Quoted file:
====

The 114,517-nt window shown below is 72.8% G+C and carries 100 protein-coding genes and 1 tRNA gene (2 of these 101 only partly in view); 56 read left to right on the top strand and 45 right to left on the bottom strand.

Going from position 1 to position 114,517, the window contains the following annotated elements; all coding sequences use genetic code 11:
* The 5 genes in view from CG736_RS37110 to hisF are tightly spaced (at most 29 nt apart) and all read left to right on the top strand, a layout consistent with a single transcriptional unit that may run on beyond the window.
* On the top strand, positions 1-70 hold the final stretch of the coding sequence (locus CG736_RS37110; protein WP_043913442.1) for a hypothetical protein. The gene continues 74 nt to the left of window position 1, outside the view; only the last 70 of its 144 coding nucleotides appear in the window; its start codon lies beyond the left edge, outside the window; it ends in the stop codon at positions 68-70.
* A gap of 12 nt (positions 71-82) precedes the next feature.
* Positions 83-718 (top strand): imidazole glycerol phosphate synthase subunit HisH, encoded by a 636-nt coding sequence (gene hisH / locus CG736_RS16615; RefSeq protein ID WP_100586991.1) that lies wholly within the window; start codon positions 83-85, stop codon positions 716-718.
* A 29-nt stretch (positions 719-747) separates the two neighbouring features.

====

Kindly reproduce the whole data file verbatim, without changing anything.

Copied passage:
The 114,517-nt window shown below is 72.8% G+C and carries 100 protein-coding genes and 1 tRNA gene (2 of these 101 only partly in view); 56 read left to right on the top strand and 45 right to left on the bottom strand.

Going from position 1 to position 114,517, the window contains the following annotated elements; all coding sequences use genetic code 11:
* The 5 genes in view from CG736_RS37110 to hisF are tightly spaced (at most 29 nt apart) and all read left to right on the top strand, a layout consistent with a single transcriptional unit that may run on beyond the window.
* On the top strand, positions 1-70 hold the final stretch of the coding sequence (locus CG736_RS37110; protein WP_043913442.1) for a hypothetical protein. The gene continues 74 nt to the left of window position 1, outside the view; only the last 70 of its 144 coding nucleotides appear in the window; its start codon lies beyond the left edge, outside the window; it ends in the stop codon at positions 68-70.
* A gap of 12 nt (positions 71-82) precedes the next feature.
* Positions 83-718 (top strand): imidazole glycerol phosphate synthase subunit HisH, encoded by a 636-nt coding sequence (gene hisH / locus CG736_RS16615; RefSeq protein ID WP_100586991.1) that lies wholly within the window; start codon positions 83-85, stop codon positions 716-718.
* A 29-nt stretch (positions 719-747) separates the two neighbouring features.